This was supposed to be a week of celebration in Tokyo. Japan would be opening its doors to the world and launching the 32nd Olympiad in the capital.
There is much to look forward to if and when the Games do begin on July 23, 2021, but it makes us long for what we missed this summer even more.
Biles cementing her legend
Four years ago in Rio, American artistic gymnast Simone Biles won four gold medals and a bronze, becoming one of the stars of the Games.
This was the summer when Biles was to cement her status as one of the greatest, if not the greatest, gymnast of all-time – as some have called her already.
At the World Artistic Gymnastics Championships in Stuttgart last year, Biles completed a record-breaking clean sweep of gold medals in all five of her gymnastic disciplines for the first time in her career.
She is unbeaten in the all-around since 2013. Her dominance is unparalleled.
Biles had always maintained she would retire after this summer’s Games and, in April, the 23-year-old was not fully committing to taking part in the delayed Games. She is, however, now back in the gym. A Biles-less Olympics would not quite be the same.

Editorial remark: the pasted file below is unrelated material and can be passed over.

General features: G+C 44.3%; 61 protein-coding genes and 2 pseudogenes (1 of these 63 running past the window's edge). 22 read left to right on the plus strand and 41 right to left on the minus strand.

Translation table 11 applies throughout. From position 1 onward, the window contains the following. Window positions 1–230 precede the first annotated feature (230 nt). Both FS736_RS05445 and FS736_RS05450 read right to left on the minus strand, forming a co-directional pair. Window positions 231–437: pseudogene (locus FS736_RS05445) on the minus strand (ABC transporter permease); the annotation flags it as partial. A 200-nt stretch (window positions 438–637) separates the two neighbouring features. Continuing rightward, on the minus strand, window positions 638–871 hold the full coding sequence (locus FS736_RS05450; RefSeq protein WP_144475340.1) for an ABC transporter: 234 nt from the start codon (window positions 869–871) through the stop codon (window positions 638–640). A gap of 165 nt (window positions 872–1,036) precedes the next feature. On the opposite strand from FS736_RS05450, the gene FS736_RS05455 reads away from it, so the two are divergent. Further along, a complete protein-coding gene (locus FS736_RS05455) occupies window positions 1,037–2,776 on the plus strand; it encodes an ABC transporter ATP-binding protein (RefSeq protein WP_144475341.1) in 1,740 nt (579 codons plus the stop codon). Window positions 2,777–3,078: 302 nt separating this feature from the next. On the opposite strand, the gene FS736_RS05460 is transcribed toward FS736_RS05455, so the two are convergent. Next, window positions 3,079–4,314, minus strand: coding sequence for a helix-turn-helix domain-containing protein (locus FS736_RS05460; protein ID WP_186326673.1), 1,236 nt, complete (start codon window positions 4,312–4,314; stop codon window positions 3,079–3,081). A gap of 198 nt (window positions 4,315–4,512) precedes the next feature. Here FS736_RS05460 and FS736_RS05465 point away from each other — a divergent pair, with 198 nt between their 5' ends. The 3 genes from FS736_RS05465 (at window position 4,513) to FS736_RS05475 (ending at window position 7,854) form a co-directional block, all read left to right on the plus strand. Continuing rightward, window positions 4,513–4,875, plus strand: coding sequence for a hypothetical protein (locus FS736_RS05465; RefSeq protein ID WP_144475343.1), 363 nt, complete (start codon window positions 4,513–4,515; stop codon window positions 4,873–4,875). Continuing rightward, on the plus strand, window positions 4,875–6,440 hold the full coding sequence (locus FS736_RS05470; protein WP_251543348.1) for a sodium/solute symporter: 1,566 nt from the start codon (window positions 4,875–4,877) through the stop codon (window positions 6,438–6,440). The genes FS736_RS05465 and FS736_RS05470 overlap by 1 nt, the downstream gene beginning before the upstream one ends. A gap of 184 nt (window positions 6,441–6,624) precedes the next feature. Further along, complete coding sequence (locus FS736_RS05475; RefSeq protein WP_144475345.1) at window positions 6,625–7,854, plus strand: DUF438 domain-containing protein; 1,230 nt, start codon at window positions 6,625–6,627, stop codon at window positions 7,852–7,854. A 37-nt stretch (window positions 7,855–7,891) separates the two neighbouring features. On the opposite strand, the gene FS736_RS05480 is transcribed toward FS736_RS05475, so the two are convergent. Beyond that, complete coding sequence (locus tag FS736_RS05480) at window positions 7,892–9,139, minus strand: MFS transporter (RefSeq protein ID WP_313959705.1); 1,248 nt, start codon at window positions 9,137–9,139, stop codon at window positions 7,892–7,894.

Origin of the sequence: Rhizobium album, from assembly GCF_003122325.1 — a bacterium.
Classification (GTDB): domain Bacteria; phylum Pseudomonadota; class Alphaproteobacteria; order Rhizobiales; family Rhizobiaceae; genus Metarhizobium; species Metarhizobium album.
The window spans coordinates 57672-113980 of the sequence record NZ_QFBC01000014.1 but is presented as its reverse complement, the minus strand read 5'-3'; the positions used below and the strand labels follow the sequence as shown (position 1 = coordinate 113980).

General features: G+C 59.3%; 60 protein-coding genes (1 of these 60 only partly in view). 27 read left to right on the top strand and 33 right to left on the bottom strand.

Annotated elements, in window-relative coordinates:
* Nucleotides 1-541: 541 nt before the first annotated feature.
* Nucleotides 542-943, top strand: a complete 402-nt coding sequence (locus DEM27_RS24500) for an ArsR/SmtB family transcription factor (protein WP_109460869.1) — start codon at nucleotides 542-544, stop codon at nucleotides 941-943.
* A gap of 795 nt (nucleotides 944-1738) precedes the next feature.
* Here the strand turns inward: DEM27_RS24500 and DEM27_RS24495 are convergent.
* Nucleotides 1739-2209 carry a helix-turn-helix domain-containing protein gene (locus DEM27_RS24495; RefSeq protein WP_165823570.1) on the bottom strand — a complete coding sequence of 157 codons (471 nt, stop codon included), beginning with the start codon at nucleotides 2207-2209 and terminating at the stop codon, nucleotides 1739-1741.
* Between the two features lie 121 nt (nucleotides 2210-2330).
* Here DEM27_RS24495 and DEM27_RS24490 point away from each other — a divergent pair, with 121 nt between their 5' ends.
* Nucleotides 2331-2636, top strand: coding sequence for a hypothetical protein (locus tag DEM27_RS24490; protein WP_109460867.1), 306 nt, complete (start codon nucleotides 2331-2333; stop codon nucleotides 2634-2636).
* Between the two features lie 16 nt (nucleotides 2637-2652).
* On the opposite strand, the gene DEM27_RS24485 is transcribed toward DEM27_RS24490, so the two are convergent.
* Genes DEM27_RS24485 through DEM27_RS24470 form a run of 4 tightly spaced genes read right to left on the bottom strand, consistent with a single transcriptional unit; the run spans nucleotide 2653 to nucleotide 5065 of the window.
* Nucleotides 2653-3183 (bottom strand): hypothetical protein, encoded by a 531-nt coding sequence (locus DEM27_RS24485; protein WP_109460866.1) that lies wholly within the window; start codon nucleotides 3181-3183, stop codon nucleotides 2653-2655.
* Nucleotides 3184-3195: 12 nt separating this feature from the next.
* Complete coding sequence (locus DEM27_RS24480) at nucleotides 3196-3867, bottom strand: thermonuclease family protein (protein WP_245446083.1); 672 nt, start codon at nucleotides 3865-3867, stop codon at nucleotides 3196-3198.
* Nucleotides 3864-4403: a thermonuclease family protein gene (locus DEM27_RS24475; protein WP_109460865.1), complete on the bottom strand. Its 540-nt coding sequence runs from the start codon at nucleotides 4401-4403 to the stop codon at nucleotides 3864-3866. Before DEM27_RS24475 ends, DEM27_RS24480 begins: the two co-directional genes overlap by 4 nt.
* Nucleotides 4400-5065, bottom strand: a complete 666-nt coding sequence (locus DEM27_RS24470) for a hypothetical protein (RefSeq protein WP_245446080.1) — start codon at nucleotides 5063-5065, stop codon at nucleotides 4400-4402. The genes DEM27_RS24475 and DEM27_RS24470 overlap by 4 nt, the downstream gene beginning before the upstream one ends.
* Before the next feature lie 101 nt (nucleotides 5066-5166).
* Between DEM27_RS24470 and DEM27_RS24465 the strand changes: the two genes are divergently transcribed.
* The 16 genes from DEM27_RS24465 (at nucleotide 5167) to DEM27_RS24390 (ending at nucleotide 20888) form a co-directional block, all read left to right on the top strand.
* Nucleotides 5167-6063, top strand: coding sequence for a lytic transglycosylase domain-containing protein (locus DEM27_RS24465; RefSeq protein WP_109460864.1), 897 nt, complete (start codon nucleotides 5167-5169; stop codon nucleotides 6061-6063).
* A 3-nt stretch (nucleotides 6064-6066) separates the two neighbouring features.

Who will be the next Phelps?
Mark Spitz’s tally of seven gold medals at the 1972 Munich Olympics was an achievement few thought would ever be surpassed.
That was until Michael Phelps splashed onto the scene.
Phelps managed six golds medals and two bronze at Athens in 2004. Spitz could rest easy for a little longer. But four years later, in Beijing, Phelps won a magnificent eight gold medals.
Spitz didn’t mind being bested, saying: “It goes to show you that not only is this guy the greatest swimmer of all time and the greatest Olympian of all time, he’s maybe the greatest athlete of all time.”
Over the next two Olympic Games, in London and Rio, Phelps took his Olympic career total to 23 golds, three silvers and two bronze medals.
Phelps is now retired, and while it seems unthinkable that anyone will ever top his Olympic medal tally, who will fill his shoes as the figurehead of swimming?
The signs point to Caeleb Dressel.
At the 2019 World Aquatics Championships, Dressel won six gold medals and two silvers, breaking Phelps’ 10-year world record in the final of the 100-meter butterfly by 0.32 seconds.
Dressel may not race in the same range of events as Phelps, but he could well be Phelps’ successor as American swimming’s next great.
New and returning sports
With every edition of the Olympic Games, new sports are welcomed to the fray.